The sugar-high Nick Morrison felt as he walked through the mall with Deb Holcroft began crashing just before he rounded the corner into the entrance of the Tudor Arms. The tiny acorn in his memory that was the knowledge that Jason, J.R, Bill, Ian, Dave, and Dave went to the Arms, every Saturday to get illegal beers from Garedog Murphy exploded in an instant into his conscious mind like a towering century-old oak.
It stopped him short in the wide entrance to the mall’s pub. I’m an idiot, he thought. Deb hadn’t noticed he’d stopped. She was running to the table where Dave O’Finnegan beckoned to her. Nick noticed two empty glasses in front of O’Finnegan. Double rye and gingers no doubt. The rest had steins of beer. He gritted his teeth and followed Deb in.
“There he is!” O’Finnegan, as per usual, was far louder than he needed to be. Why did everything the guy said have to be burdened with eight layers of meaning — seven of them (or more) being insults of one form or another. Nick forced a smile. Then he saw Dave move over in the bench and pat the seat as an invitation for Deb to sit down. NO! Nick’s mind lurched. Grabbing Deb’s hand he pulled her back from taking the sit. Every eye at the table, Deb’s included, were on Nick hand holding Deb’s.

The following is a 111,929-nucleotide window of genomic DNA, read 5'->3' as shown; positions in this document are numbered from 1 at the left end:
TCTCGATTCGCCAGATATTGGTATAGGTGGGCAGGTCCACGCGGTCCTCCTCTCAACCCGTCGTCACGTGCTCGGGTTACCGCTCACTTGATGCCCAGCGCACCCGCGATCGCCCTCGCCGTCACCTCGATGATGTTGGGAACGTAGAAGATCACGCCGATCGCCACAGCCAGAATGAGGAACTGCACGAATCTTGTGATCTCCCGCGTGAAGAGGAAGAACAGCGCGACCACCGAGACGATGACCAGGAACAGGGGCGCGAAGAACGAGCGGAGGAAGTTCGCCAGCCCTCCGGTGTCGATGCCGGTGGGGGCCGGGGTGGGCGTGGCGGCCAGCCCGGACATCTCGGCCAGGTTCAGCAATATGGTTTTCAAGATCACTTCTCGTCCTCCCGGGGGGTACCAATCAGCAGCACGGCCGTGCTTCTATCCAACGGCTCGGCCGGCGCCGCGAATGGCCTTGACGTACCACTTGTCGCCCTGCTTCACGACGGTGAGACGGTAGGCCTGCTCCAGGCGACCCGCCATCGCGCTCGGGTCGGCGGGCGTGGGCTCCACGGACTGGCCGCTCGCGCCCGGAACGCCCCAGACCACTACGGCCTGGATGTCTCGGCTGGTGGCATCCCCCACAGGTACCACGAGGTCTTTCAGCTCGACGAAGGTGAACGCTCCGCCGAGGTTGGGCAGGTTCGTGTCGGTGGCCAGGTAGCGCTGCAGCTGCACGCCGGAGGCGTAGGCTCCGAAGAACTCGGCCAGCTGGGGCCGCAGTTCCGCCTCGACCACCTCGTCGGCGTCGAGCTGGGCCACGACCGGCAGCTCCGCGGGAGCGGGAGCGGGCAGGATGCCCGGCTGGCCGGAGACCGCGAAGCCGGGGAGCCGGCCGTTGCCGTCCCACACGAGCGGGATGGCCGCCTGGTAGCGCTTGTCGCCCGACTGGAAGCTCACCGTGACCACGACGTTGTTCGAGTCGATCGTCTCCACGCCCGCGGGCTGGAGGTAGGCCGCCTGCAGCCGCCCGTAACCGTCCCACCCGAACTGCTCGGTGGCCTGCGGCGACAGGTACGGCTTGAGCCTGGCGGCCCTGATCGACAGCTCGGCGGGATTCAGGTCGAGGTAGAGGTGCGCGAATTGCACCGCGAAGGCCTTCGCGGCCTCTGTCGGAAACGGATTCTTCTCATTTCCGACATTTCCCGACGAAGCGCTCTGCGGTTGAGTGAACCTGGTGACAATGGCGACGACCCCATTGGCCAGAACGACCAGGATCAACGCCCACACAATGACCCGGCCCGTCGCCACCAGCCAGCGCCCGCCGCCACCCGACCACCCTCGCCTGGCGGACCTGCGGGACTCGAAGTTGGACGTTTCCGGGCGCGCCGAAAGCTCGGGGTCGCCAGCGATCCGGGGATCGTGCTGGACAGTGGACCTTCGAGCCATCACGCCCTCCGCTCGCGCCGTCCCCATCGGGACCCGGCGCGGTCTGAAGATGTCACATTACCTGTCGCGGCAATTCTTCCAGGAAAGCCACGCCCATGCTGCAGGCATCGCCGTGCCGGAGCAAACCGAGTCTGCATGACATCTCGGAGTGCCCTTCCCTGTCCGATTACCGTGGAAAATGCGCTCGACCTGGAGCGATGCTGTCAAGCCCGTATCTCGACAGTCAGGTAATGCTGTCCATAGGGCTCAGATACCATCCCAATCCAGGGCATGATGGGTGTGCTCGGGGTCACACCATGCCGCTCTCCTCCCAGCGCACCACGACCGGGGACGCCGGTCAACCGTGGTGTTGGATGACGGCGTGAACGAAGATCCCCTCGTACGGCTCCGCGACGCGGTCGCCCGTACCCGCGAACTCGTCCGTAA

Realizing his emotions had, yet again, gotten out in front of his thoughts, Nick froze. Deb’s eyes were wide with surprise — what the Hell has gotten into Nick? Remembering she still held the new employee information from Denim Nexus in her hand, her quick mind sprung into action.
“For some reason, Dostoyevsky here wants me to read his hobbit essay,” She shook her papers to sell the deception and, reversing the grip Nick had on her, she yanked him away from his friends toward a table for two.
Nick was awestruck, as much by his serial stupidity today, as he was by Deb’s quick thinking.
She lunged for the drink menu before Nick had even settled into his seat. “What the Hell is up with you?” she whispered while pretending to read the menu and casting a careful glance at the table from which they had just escaped. She was relieved to see that any interest in them had already passed.
“I don’t know?” Nick was genuinely confused. He didn’t know how to think his way through how he was suddenly feeling about Deb. “The guys are just on my nerves lately.”
“You really aren’t yourself,” Deb reached over and took Nick’s hands in hers. The embarrassment of before was gone. The banshee’s message that Nick would die had returned to her thoughts. In this moment it didn’t even matter that Andy had said it was just a dream.
“I have a lot going on, Deb. School, hockey, my parents –,” he started looking for Garedog, he wanted a beer. Then, not really knowing why, he added, ” — all the bullshit with the Crowley’s.” Deb let go of his hands and crossed her arms to hug herself. She looked down and Nick immediately regretted bringing up Andy’s parents. He should have known it would make her sad.